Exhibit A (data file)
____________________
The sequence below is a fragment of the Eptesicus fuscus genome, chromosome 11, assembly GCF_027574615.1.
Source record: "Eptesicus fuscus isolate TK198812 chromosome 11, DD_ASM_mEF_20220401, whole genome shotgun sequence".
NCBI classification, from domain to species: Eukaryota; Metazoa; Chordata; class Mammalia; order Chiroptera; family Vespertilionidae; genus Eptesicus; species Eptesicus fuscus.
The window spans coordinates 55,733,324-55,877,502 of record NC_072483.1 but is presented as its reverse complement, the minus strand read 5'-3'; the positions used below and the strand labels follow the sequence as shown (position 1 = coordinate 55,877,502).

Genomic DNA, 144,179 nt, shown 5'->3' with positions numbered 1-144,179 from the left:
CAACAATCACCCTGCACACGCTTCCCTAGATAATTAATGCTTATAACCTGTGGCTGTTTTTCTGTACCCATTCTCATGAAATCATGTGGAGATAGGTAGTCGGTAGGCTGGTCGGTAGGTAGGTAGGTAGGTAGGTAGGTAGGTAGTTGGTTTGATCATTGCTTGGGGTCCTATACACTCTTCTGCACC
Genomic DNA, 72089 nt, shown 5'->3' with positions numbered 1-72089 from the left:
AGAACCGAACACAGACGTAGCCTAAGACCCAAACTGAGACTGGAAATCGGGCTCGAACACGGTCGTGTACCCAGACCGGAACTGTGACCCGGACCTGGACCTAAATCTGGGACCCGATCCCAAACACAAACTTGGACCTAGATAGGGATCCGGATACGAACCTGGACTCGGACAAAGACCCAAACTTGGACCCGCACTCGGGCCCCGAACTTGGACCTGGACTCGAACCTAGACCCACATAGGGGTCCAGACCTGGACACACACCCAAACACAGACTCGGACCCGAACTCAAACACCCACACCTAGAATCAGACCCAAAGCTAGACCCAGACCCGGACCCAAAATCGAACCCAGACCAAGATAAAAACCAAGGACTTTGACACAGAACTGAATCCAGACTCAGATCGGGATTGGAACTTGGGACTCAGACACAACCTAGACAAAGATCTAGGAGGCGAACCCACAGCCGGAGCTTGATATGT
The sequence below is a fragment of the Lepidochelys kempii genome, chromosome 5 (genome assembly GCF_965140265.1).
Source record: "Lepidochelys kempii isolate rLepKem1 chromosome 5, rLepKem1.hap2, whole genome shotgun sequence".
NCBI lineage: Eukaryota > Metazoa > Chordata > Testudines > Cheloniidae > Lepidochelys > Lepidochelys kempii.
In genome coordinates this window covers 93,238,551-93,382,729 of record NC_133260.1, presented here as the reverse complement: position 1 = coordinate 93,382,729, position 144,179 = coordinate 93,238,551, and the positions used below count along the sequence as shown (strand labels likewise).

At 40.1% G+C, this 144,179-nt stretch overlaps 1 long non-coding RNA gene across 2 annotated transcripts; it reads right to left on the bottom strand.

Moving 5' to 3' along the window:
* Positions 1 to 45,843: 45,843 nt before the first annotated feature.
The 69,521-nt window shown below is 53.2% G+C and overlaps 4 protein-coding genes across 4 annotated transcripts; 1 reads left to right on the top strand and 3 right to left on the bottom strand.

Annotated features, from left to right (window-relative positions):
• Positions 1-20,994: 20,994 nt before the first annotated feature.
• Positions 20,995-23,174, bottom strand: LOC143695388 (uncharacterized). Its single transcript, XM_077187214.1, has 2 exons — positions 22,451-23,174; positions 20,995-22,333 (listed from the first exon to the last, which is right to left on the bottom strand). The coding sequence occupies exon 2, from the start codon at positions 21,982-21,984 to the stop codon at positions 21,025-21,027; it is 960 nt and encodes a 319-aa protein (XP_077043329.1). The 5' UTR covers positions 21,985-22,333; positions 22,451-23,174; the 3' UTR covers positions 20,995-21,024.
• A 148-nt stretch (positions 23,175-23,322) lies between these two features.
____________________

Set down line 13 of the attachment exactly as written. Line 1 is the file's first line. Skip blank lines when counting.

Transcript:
At 40.1% G+C, this 144,179-nt stretch overlaps 1 long non-coding RNA gene across 2 annotated transcripts; it reads right to left on the bottom strand.